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To celebrate the study of the Doctrine & Covenants and Church History this year, Meridian is serializing The Revised and Enhanced History of Joseph Smith by His Mother.

To see the previous installment, click here.

To see all the installments, published in order, click here.

Revised and Enhanced History of Joseph Smith by His Mother—
Chapter 15
By Lucy Mack Smith

Seven-year-old Joseph Smith Jr. suffers from a large fever sore, then contracts osteomyelitis in his left leg. Medical efforts to relieve his suffering. Drs. Smith, Perkins, Stone, et al. perform an experimental operation on Joseph’s leg in an attempt to save it. Joseph, now on crutches, eventually recovers and goes to Salem, Massachusetts, with his uncle.

Summer 1813 to late fall 1813

I shall here be under the necessity of turning the subject to my third son, Joseph, who had so far recovered that he could sit up. Then, one day, he suddenly screamed out with a severe pain in his shoulder and seemed in such extreme distress that we were fearful that something dreadful was about to ensue, and sent immediately for the doctor. When he arrived and had examined the patient, he said he was of the opinion that it was a sprain, but the child said this could not be the case, as he had not been hurt; but a sharp pain had taken him very suddenly, and he knew no cause for it.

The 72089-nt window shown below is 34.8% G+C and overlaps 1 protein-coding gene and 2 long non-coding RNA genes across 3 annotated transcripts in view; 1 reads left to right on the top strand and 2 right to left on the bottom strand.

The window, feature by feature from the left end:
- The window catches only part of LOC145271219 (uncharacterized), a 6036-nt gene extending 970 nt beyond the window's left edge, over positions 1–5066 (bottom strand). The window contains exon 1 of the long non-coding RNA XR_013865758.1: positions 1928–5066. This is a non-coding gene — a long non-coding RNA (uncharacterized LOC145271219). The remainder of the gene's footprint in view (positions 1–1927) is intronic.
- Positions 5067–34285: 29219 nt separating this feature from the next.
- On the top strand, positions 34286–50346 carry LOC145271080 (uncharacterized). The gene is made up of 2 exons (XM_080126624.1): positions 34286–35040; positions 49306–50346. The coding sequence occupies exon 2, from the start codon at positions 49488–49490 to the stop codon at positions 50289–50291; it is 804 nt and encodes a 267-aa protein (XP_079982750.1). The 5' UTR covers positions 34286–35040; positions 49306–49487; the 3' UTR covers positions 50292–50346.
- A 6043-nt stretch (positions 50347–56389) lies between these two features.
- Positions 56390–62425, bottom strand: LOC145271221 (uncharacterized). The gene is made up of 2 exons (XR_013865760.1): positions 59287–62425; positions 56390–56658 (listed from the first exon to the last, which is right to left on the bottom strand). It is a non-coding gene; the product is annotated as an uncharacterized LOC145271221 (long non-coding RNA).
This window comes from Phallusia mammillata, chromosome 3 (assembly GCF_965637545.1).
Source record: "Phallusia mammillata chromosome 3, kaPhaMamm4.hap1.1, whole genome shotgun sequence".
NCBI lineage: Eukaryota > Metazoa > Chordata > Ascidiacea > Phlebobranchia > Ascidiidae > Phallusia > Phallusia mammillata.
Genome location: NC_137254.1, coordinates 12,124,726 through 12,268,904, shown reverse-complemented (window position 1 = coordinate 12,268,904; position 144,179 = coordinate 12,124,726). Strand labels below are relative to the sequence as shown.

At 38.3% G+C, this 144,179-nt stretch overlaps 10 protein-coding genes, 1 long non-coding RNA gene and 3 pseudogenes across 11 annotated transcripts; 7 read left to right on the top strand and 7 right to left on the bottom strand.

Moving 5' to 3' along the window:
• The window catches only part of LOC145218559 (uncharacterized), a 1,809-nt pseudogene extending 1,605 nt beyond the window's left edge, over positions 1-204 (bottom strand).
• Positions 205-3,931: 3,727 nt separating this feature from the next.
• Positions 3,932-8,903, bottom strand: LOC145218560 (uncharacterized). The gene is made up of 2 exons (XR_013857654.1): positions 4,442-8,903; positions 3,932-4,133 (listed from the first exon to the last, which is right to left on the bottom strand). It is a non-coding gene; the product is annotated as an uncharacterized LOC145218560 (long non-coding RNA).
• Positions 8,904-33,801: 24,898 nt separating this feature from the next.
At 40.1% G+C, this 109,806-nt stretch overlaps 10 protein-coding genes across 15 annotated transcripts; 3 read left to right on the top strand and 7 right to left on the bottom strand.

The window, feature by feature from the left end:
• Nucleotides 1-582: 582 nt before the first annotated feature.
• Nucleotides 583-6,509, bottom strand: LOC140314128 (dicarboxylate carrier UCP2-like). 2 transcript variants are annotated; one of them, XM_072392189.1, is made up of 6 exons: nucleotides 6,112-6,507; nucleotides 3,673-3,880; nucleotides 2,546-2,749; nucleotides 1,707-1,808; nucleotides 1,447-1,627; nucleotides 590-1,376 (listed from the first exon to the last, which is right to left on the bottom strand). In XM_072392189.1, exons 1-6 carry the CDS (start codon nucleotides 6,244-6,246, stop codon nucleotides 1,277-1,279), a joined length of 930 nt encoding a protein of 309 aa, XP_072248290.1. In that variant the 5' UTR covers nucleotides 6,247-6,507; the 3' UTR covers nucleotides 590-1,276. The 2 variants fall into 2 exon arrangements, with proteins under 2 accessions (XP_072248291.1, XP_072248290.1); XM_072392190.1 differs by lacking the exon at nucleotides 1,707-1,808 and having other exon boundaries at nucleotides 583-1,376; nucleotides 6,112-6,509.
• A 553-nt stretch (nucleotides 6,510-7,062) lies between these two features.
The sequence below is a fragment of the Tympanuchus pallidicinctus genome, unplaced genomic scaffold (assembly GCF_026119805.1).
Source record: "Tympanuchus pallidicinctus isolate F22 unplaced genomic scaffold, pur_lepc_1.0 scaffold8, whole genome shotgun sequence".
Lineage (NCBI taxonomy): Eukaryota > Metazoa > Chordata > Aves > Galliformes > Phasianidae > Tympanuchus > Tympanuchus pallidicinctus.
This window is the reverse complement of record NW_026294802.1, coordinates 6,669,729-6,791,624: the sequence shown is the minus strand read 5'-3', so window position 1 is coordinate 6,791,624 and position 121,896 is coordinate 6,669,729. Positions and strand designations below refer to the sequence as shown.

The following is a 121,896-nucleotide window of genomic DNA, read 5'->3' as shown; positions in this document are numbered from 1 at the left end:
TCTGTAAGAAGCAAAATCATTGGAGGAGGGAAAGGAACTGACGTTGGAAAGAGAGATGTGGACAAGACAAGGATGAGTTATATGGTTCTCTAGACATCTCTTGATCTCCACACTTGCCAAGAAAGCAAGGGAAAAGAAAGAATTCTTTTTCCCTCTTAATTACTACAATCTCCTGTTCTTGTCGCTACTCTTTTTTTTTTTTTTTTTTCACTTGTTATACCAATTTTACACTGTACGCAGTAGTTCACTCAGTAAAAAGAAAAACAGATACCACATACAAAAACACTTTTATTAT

The physician insisted upon the truth of his first opinion and anointed the shoulder with bone liniment, but the pain remained as severe as ever for two weeks. When the doctor came again, he made a closer examination and found that a very large fever sore had gathered between Joseph’s breast and shoulder. He immediately lanced it, upon which it discharged a full quart of matter.[i]